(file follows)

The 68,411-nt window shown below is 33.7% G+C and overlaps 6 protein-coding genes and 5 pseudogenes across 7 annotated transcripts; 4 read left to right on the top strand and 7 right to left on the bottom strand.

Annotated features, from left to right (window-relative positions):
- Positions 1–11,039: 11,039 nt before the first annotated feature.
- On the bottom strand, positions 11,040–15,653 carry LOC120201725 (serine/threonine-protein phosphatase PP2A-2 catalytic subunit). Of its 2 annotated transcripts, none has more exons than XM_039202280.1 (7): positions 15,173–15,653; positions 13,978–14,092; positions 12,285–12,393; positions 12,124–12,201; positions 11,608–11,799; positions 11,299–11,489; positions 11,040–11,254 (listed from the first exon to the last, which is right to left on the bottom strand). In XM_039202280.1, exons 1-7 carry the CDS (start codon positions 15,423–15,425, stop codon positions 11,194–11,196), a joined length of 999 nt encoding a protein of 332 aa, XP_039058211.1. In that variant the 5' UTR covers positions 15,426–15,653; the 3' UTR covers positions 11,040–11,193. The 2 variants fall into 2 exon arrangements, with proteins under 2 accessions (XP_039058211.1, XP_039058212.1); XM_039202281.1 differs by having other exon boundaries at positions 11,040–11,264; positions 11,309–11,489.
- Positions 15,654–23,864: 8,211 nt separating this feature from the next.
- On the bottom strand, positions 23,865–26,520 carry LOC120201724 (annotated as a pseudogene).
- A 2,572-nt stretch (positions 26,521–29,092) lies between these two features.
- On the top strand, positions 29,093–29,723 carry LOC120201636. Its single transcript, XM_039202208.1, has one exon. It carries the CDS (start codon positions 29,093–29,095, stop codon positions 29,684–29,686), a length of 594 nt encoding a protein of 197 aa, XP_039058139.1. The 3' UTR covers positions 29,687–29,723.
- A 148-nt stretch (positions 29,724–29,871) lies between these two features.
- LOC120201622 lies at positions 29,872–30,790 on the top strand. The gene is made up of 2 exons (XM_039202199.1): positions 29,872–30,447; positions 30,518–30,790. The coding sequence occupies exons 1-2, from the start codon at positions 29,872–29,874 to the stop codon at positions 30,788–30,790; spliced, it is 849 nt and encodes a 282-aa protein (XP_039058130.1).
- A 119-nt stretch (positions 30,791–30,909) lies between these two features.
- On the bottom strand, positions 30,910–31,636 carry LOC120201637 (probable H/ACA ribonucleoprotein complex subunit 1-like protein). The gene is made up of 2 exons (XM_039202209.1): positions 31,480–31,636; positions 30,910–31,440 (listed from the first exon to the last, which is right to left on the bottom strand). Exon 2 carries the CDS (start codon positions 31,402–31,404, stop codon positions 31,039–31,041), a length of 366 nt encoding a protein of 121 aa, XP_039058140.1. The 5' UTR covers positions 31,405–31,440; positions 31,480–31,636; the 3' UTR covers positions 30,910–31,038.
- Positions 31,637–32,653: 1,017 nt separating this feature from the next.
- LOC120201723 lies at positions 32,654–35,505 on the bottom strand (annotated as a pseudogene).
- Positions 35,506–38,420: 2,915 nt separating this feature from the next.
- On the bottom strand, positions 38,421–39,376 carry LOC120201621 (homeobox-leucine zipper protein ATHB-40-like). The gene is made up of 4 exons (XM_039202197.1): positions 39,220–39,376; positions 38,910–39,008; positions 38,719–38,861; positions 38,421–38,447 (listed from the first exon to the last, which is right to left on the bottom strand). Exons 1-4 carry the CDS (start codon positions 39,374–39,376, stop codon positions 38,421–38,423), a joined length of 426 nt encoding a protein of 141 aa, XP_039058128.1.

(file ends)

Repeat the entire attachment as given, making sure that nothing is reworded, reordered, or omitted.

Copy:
The 68,411-nt window shown below is 33.7% G+C and overlaps 6 protein-coding genes and 5 pseudogenes across 7 annotated transcripts; 4 read left to right on the top strand and 7 right to left on the bottom strand.

Annotated features, from left to right (window-relative positions):
- Positions 1–11,039: 11,039 nt before the first annotated feature.
- On the bottom strand, positions 11,040–15,653 carry LOC120201725 (serine/threonine-protein phosphatase PP2A-2 catalytic subunit). Of its 2 annotated transcripts, none has more exons than XM_039202280.1 (7): positions 15,173–15,653; positions 13,978–14,092; positions 12,285–12,393; positions 12,124–12,201; positions 11,608–11,799; positions 11,299–11,489; positions 11,040–11,254 (listed from the first exon to the last, which is right to left on the bottom strand). In XM_039202280.1, exons 1-7 carry the CDS (start codon positions 15,423–15,425, stop codon positions 11,194–11,196), a joined length of 999 nt encoding a protein of 332 aa, XP_039058211.1. In that variant the 5' UTR covers positions 15,426–15,653; the 3' UTR covers positions 11,040–11,193. The 2 variants fall into 2 exon arrangements, with proteins under 2 accessions (XP_039058211.1, XP_039058212.1); XM_039202281.1 differs by having other exon boundaries at positions 11,040–11,264; positions 11,309–11,489.
- Positions 15,654–23,864: 8,211 nt separating this feature from the next.
- On the bottom strand, positions 23,865–26,520 carry LOC120201724 (annotated as a pseudogene).
- A 2,572-nt stretch (positions 26,521–29,092) lies between these two features.
- On the top strand, positions 29,093–29,723 carry LOC120201636. Its single transcript, XM_039202208.1, has one exon. It carries the CDS (start codon positions 29,093–29,095, stop codon positions 29,684–29,686), a length of 594 nt encoding a protein of 197 aa, XP_039058139.1. The 3' UTR covers positions 29,687–29,723.
- A 148-nt stretch (positions 29,724–29,871) lies between these two features.
- LOC120201622 lies at positions 29,872–30,790 on the top strand. The gene is made up of 2 exons (XM_039202199.1): positions 29,872–30,447; positions 30,518–30,790. The coding sequence occupies exons 1-2, from the start codon at positions 29,872–29,874 to the stop codon at positions 30,788–30,790; spliced, it is 849 nt and encodes a 282-aa protein (XP_039058130.1).
- A 119-nt stretch (positions 30,791–30,909) lies between these two features.
- On the bottom strand, positions 30,910–31,636 carry LOC120201637 (probable H/ACA ribonucleoprotein complex subunit 1-like protein). The gene is made up of 2 exons (XM_039202209.1): positions 31,480–31,636; positions 30,910–31,440 (listed from the first exon to the last, which is right to left on the bottom strand). Exon 2 carries the CDS (start codon positions 31,402–31,404, stop codon positions 31,039–31,041), a length of 366 nt encoding a protein of 121 aa, XP_039058140.1. The 5' UTR covers positions 31,405–31,440; positions 31,480–31,636; the 3' UTR covers positions 30,910–31,038.
- Positions 31,637–32,653: 1,017 nt separating this feature from the next.
- LOC120201723 lies at positions 32,654–35,505 on the bottom strand (annotated as a pseudogene).
- Positions 35,506–38,420: 2,915 nt separating this feature from the next.
- On the bottom strand, positions 38,421–39,376 carry LOC120201621 (homeobox-leucine zipper protein ATHB-40-like). The gene is made up of 4 exons (XM_039202197.1): positions 39,220–39,376; positions 38,910–39,008; positions 38,719–38,861; positions 38,421–38,447 (listed from the first exon to the last, which is right to left on the bottom strand). Exons 1-4 carry the CDS (start codon positions 39,374–39,376, stop codon positions 38,421–38,423), a joined length of 426 nt encoding a protein of 141 aa, XP_039058128.1.